The federal government’s decision to allow some refugees on Temporary Protection Visas to apply for permanent residency was a welcome move but needed to go further, a Catholic Bishop said today.
Bishop Joseph Grech, the chairman of the Bishops’ Committee for Migrants and Refugees said the decision to allow TPV holders living and working in regional areas to apply for permanent residency would be welcomed by the refugees and the communities of which they are a part.
However for TPV holders living in cities, the government’s announcement did not go far enough, he said.
“This announcement, while welcome for those people who benefit from it, does nothing to address the central unfairness of the TPV system,” Bishop Grech said.
“All people who are granted a TPV have been found to be genuine refugees, but they are denied permanent protection because of the method of their arrival in Australia.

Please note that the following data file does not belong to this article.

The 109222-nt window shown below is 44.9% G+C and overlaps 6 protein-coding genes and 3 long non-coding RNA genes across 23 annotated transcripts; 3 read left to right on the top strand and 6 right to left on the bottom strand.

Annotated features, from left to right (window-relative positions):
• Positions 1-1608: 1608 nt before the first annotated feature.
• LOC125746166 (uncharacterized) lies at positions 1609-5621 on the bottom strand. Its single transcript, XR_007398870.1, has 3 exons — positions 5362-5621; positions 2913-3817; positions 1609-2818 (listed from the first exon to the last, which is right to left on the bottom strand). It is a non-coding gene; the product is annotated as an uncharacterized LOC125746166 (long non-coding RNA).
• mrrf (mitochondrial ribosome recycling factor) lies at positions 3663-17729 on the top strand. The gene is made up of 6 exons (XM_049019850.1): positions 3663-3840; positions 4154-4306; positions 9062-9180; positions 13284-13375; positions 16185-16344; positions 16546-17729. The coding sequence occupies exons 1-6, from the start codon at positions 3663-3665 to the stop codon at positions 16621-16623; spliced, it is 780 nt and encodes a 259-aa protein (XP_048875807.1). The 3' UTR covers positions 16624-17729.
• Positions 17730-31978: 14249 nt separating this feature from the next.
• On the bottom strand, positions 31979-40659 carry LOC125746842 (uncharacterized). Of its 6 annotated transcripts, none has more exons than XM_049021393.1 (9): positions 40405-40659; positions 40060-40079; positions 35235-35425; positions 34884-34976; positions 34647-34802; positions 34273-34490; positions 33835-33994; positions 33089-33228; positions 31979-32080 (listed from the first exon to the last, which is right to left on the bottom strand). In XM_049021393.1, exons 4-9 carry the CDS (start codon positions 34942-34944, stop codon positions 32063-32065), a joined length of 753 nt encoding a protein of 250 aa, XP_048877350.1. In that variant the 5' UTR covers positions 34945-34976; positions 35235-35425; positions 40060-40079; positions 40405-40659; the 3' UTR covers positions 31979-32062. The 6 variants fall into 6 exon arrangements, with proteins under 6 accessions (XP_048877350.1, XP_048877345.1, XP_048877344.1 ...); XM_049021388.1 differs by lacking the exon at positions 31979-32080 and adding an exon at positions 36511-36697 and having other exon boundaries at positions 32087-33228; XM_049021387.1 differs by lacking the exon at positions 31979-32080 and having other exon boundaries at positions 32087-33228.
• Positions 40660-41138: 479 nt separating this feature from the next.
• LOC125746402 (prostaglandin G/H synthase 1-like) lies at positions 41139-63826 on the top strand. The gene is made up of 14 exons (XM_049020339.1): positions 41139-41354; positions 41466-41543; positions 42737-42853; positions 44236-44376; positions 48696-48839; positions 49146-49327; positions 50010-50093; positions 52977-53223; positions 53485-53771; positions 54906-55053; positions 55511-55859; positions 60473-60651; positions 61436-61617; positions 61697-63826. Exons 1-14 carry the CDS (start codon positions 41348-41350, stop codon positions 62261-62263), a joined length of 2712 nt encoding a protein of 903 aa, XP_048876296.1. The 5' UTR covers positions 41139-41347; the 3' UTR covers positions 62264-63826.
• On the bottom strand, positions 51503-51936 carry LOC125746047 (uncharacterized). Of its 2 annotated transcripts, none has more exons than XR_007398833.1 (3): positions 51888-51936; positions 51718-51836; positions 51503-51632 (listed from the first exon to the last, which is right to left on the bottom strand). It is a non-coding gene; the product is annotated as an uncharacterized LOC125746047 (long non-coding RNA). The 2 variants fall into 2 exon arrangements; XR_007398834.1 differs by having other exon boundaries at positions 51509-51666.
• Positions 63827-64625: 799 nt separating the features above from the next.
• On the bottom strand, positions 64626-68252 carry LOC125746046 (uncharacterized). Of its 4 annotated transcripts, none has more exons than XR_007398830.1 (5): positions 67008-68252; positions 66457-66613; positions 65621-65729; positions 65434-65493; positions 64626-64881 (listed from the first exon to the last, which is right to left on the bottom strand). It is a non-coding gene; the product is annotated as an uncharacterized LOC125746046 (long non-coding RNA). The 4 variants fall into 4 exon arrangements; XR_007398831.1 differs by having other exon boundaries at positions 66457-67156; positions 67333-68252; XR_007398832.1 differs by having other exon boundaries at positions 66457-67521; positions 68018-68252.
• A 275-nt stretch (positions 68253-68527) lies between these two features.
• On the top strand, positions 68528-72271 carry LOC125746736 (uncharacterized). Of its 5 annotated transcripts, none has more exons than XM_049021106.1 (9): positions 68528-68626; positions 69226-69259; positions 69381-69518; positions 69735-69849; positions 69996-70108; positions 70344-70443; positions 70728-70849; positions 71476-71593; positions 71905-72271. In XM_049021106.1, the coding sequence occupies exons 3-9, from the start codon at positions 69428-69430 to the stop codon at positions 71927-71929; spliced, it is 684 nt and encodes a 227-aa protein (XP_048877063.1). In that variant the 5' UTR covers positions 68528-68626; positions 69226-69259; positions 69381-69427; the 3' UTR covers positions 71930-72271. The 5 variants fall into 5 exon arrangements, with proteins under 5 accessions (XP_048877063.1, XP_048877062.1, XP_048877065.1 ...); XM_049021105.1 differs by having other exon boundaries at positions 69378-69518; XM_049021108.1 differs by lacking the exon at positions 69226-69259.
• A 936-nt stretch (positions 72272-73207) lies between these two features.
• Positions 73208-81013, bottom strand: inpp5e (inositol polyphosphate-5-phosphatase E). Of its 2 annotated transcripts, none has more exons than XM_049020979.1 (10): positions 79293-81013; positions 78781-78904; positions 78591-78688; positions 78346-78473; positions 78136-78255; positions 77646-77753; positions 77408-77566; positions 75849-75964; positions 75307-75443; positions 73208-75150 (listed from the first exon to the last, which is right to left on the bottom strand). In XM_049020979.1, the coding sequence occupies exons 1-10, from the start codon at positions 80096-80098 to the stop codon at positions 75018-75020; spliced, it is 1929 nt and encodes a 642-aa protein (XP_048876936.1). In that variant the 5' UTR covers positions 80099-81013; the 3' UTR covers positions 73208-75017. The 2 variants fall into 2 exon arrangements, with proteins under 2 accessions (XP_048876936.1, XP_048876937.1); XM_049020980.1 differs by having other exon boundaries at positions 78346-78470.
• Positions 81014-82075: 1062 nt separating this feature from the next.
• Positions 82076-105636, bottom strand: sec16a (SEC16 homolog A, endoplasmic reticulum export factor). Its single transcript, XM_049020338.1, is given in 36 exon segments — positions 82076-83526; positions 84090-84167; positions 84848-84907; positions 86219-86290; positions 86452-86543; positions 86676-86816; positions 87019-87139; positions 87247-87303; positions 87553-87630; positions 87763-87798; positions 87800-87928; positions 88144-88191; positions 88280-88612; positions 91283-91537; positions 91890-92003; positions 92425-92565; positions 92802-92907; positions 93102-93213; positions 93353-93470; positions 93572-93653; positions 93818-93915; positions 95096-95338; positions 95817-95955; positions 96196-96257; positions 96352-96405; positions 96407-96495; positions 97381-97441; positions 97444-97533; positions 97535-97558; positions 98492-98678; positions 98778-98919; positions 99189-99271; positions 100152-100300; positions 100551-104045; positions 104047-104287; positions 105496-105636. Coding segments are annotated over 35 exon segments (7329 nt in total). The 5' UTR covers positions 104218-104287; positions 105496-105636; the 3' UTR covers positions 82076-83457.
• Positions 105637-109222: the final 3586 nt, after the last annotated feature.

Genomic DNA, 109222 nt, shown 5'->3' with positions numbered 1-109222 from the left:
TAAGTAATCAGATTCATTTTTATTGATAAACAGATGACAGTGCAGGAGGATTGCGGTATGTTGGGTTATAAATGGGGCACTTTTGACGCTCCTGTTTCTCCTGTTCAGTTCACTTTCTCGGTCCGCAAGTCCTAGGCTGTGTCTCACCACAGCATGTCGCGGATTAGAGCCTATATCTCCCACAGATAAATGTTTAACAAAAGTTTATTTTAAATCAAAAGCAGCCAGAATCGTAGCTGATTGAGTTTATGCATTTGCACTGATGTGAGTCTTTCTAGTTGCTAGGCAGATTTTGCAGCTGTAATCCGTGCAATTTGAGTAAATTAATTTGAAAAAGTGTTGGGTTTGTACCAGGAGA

“The Catholic Church has argued consistently that all genuine refugees are deserving of Australia’s complete and ongoing protection.
“This further distinction between refugees who live and work in the country and those who reside in cities creates yet another class of refugee in Australia.”
Bishop Grech said that while many regional and rural communities had opened their arms to TPV holders and provided jobs and assistance, so too had communities within Australia’s cities, often providing to these people the support which is denied them by the government.
The fact that the changes announced by the government applied only to current TPV holders and not to future arrivals was also a concern, he said.
“We will always welcome any changes to government policy which allow genuine refugees to apply for permanent protection, but will continue to press for ongoing protection for all refugees, no matter how they arrive.”
Released by the Australian Bishops’ Conference